Self-publishing has created a kind of anarchy in publishing; anything can be published (so long as you have the money). And while this is incredibly liberating for authors around the world, it is also incredibly dangerous. Here’s why: once you publish your material, it will be out there for the world to see forever. That means FOREVER. It becomes a permanent record of your standards of excellence and taste; essentially a statement of who and what you are. You had better be proud of it then and for a very long time. It is no longer the responsibility of the publisher to determine publishing worthiness; the onus is on YOU, the writer. What will you do to ensure the best possible work for your readers?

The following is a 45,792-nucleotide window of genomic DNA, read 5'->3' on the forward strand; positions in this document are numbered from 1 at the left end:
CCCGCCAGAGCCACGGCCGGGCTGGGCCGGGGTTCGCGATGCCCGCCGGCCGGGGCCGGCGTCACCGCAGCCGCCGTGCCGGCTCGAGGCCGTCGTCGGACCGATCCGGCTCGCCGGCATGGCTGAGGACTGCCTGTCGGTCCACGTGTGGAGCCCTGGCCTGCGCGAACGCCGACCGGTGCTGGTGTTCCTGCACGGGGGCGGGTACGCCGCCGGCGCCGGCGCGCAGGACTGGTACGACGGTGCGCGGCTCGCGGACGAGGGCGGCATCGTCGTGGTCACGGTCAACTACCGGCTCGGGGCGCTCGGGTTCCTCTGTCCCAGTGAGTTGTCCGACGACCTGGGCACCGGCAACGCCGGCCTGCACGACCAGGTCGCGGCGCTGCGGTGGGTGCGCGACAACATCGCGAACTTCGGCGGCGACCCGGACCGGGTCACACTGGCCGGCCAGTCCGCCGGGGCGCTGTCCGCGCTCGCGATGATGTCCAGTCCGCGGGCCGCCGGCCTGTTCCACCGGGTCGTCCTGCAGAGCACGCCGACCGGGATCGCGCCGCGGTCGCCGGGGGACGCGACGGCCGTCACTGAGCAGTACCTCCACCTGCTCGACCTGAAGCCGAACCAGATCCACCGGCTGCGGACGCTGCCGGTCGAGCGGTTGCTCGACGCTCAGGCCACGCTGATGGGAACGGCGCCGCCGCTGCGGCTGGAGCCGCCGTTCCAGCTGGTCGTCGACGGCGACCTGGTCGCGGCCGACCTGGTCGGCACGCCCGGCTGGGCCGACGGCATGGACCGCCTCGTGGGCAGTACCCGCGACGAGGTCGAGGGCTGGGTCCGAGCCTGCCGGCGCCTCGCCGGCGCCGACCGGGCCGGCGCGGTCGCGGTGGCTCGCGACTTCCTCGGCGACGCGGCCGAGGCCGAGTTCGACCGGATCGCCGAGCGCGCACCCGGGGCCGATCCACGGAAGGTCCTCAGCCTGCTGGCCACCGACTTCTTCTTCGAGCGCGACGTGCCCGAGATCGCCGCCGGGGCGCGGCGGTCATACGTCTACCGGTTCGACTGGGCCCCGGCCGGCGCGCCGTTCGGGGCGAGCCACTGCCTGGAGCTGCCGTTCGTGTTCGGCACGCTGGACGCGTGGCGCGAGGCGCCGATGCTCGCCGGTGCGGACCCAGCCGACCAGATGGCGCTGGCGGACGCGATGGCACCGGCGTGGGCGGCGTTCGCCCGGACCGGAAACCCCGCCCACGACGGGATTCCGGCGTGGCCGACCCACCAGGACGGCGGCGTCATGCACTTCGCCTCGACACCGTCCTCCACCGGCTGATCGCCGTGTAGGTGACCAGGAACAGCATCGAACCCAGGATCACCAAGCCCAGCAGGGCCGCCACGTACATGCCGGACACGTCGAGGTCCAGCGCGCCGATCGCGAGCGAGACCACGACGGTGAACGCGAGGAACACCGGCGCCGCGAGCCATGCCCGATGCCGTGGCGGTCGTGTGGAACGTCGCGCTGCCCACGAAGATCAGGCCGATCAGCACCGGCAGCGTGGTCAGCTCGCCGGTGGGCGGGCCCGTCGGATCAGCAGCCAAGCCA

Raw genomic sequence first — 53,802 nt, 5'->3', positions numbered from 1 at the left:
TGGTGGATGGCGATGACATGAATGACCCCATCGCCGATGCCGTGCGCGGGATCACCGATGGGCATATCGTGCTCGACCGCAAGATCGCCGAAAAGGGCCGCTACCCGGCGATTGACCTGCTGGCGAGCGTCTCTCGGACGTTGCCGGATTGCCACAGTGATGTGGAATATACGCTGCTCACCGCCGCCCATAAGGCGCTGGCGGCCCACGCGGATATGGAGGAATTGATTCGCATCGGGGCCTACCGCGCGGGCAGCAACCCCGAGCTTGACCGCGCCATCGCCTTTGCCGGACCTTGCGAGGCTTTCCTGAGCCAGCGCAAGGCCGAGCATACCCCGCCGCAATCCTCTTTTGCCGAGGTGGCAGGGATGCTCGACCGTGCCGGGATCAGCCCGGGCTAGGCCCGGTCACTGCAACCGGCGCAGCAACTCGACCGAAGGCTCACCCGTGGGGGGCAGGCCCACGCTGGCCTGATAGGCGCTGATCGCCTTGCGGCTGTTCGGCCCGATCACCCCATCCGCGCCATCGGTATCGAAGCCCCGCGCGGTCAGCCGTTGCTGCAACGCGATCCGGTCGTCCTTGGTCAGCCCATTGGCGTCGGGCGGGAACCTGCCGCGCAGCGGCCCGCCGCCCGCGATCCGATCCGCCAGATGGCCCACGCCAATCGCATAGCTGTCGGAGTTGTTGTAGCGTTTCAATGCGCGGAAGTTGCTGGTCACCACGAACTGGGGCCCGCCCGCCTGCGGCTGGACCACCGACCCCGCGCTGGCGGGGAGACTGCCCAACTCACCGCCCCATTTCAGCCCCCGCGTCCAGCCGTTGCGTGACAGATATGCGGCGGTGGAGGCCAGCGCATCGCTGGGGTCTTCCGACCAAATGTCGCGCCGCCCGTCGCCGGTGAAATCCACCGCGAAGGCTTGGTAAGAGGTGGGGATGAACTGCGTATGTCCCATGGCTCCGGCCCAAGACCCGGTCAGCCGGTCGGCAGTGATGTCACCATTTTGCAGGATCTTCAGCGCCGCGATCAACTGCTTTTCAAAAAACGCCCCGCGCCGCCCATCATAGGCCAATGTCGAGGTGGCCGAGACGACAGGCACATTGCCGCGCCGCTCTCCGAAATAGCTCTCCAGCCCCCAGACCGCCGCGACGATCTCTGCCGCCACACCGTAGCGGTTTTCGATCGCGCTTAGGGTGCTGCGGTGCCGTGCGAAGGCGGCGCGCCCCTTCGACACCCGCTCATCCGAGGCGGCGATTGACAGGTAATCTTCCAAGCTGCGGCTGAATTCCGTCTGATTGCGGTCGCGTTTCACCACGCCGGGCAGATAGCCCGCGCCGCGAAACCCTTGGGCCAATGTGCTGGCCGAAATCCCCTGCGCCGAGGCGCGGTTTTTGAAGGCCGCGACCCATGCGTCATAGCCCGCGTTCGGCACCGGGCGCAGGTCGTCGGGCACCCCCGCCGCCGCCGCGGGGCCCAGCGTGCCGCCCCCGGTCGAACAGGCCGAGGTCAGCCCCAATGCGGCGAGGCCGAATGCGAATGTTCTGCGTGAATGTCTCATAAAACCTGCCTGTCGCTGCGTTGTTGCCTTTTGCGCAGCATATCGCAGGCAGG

Competition will become ever more fierce AFTER you’ve invested and AFTER you’ve published; your book will then compete with a world of self-published authors in addition to those published by traditional publishing houses. In order for your book to rise above the massive competition, it’s more important than ever to produce a concise, clean, clear, polished-to-perfection manuscript that you are proud of. With an awesome cover (see my July 2013 post on book jacket covers).

Self-published author Dave Bricker shares that, “Poor editing is the number one complaint heard from critics of the independent publishing industry. Though the standards of mainstream publishing houses are overrated, I’ve read many indie books where spotty spelling and lack of polished prose present barriers to enjoyable reading. Unedited authors sully the publishing waters for the rest of us.” He’s talking about poor packaging. Poor manuscript presentation can seriously undermine an author’s chances of being taken seriously. A good reputation is earned slowly and tenuously; a poor reputation, like the plummeting “boom and bust” curve can end a writer’s career.